If you're interested in viewing, recording, and archiving TV programming on your PC but a new Media Center system isn't in the offing, you have two options. In order to input a TV signal to your computer, you need to install a TV tuner in the form of either an internal expansion card or an external USB breakout box.
Option A: Buy a TV tuner PCI or PCI Express card, open up your PC case, and install the card. You'll not only need a free expansion slot, you'll also need to be willing and able to add (and possibly remove) cards from your motherboard.
Option B: Buy an external TV tuner box and simply connect it to one of your system's USB ports. This option is more attractive if you are opposed to opening up your computer case, you lack a free expansion slot on your desktop, or you are using a laptop. An external USB TV tuner box provides the same functionality as an internal card: it takes in a variety of video and audio signals and delivers them to your PC, in this case via a simple USB 2.0 connection.
We've reviewed a handful of internal TV tuner cards previously; now we turn our attention to their external counterparts. Each of the USB tuners reviewed here was simple to install; we had each up and running in less than half an hour. And each comes bundled with at least one DVR software application (although the Diamond XtremeTV PVR600 included only a limited subscription to its preferred electronic program guide), so you don't need the Media Center version of Windows to use them.
There are a few caveats to keep in mind, however, when navigating the tricky waters of PC-based TV recording. Unlike with your TiVo or cable-company set-top box, you don't have the option of recording HD cable signals. To make matters worse, your digital cable signal may look great right now, but when you send that digital signal to an analog TV tuner connected to your PC, the image quality undoubtedly will suffer. This discrepancy is especially noticeable on big displays.
On the whole, the USB TV tuners failed to impress us with their image quality. While not noticeably worse than the batch of internal cards we tested recently, none topped the winning card in that roundup, the ATI TV Wonder Elite. Of the external boxes, the two priciest models, the Hauppauge Win-TV-PVR USB2 and the Diamond XtremeTV PVR600, provided the best picture.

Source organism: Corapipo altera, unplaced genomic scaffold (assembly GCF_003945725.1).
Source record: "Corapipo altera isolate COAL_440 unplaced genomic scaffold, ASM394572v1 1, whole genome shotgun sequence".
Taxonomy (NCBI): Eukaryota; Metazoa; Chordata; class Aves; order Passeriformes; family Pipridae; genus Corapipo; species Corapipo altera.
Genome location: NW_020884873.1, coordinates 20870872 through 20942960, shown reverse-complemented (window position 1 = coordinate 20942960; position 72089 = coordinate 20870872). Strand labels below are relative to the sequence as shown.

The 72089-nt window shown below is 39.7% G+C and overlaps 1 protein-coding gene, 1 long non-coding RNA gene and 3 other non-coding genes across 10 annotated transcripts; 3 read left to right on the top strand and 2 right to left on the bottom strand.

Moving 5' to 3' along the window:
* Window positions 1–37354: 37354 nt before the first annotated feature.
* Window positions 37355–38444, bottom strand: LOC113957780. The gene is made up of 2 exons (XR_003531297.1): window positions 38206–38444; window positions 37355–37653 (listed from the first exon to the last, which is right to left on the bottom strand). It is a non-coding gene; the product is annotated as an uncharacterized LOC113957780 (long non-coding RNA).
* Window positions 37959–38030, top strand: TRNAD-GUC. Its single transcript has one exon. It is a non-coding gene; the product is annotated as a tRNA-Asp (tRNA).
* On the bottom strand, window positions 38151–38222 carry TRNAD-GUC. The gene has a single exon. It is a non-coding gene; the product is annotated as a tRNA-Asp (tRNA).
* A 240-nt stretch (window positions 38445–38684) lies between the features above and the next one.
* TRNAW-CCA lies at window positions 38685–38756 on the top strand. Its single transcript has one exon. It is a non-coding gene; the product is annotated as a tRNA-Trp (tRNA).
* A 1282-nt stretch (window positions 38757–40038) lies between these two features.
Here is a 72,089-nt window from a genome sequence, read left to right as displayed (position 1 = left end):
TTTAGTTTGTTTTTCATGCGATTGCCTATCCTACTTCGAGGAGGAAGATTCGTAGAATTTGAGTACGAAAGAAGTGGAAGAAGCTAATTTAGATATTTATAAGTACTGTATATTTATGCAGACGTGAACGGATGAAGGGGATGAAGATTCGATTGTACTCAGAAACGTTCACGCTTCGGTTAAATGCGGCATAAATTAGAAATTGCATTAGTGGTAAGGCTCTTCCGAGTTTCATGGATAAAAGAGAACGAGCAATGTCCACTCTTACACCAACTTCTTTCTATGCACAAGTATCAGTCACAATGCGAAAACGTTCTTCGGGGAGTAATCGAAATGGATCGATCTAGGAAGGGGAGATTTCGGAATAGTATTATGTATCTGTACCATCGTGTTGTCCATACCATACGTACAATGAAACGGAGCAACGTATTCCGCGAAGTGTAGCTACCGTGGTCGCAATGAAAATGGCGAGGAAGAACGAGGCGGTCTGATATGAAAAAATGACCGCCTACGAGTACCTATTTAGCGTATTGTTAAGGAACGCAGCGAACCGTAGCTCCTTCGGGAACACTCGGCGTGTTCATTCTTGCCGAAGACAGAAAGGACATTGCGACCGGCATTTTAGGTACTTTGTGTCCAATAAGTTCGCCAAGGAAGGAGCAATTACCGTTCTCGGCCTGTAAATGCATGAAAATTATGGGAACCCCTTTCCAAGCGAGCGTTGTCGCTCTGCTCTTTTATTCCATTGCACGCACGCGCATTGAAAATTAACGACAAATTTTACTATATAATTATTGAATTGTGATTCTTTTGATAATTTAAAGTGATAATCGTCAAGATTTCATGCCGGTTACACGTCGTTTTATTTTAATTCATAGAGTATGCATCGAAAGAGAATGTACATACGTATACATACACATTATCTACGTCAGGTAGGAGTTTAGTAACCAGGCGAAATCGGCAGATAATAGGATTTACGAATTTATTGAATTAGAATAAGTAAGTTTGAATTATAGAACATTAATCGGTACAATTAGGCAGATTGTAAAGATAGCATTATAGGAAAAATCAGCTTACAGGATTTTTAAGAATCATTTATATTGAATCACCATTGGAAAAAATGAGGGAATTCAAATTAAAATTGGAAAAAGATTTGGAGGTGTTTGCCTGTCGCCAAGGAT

Despite some misgivings in terms of performance, there are many advantages to using a PC-based DVR application, whether internal or external. You can skip the subscription fees that TiVo-like services charge, archive content to DVD (a very few set-top boxes allow this functionality, too), and choose from many software front-end interfaces, such as Windows Media Center Edition or Beyond TV. You can also play music and display videos and photos on your PC through the TV--perfect for activities such as sharing vacation photos on the big screen.
Though similar in many respects, each USB tuner reviewed here comes equipped with slightly different features. While they all offer coaxial cable, composite A/V, and S-Video ports, the Plextor ConvertX stands out for its omission of a remote control. And not all come bundled with the requisite cables. The Hauppauge WinTV-PVR-USB2 is the only one with FM radio tuner, though its performance was lackluster, and only the Adaptec GameBridgeTV is specifically aimed at importing video signals from video game consoles.
The no-frills Plextor ConvertX PX-TV100U and the Adaptec GameBridgeTV are each reasonably priced at roughly $100, but the Hauppauge WinTV-PVR-USB2 and the Diamond XtremeTV PVR600 add only another $50 to the bill and boast noticeably better video quality, along with generous software bundles.
Read the CNET editor's take